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Riding with sore muscles

Old 06-01-20, 06:30 PM
  #1  
Solo_rider
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Riding with sore muscles

Do you guys ride your bikes if your leg muscles are sore from the previous day ? You see, I live here on the WET Coast/Canada and sunny days are more like a rare thing sometimes even in the middle of summer -I'm sure those in WA-US know what it's like. The problem is I hate the rain and I hate doing anything when it's raining, which means no cycling. So, when we get a few sunny days in a row I take advantage of that and try to ride my bike on each of these days and I try to push myself harder. What happens is I often feel some soreness in my leg muscles because it's almost impossible to ride on a regular basis and keep your muscles stimulated enough not get sore. I know you should let your muscles rest for a day or 2 if they're sore but I hate to let even one sunny day go by without going out and enjoying a ride on my bike especially that the weather can suddenly turn and we might get nothing but rain for several days in a row.

Of course I'm not talking about very sore to the point where it's so painful to move but it's more like dull pain (probably 2-4 out of 10 on the pain scale).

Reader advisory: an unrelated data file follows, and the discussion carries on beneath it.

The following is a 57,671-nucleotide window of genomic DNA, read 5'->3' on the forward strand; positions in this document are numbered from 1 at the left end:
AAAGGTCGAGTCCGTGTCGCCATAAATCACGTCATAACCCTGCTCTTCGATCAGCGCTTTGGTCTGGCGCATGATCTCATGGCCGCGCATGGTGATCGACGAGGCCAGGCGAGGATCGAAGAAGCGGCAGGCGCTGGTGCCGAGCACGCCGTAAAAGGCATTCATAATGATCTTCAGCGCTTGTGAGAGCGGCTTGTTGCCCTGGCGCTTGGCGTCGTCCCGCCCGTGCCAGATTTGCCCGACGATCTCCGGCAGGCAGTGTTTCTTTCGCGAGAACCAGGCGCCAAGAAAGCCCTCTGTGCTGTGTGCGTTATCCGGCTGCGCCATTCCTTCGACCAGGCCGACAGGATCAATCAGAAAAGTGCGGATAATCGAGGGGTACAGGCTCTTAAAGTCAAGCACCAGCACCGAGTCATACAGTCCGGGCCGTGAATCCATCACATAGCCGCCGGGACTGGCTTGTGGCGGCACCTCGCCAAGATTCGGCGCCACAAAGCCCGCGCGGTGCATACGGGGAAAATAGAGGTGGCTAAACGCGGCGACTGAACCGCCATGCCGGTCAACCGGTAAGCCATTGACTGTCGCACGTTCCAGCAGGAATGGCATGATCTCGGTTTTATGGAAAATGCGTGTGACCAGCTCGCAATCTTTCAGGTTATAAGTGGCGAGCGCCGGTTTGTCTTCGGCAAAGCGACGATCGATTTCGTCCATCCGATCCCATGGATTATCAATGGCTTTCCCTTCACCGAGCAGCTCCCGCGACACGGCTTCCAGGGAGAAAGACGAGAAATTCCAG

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Old 06-01-20, 06:44 PM
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Soak in a ice bath 50F for twenty minutes. Wear compression tights overnight after hard rides. Stay hydrated. Deep tissue massage also helped me.
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Old 06-01-20, 06:55 PM
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You're wrong, you should not skip exercising when your muscles are sore, in fact that's counterproductive if you're trying to get fitter.

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Old 06-01-20, 07:08 PM
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Originally Posted by Solo_rider View Post
Do you guys ride your bikes if your leg muscles are sore from the previous day ? You see, I live here on the WET Coast/Canada and sunny days are more like a rare thing sometimes even in the middle of summer -I'm sure those in WA-US know what it's like. The problem is I hate the rain and I hate doing anything when it's raining, which means no cycling. So, when we get a few sunny days in a row I take advantage of that and try to ride my bike on each of these days and I try to push myself harder. What happens is I often feel some soreness in my leg muscles because it's almost impossible to ride on a regular basis and keep your muscles stimulated enough not get sore. I know you should let your muscles rest for a day or 2 if they're sore but I hate to let even one sunny day go by without going out and enjoying a ride on my bike especially that the weather can suddenly turn and we might get nothing but rain for several days in a row.

Of course I'm not talking about very sore to the point where it's so painful to move but it's more like dull pain (probably 2-4 out of 10 on the pain scale).
the hardest thing about riding with sore muscles is summoning the activation energy to get out there. Once your 10-15 mins in, your muscles will have a loosened up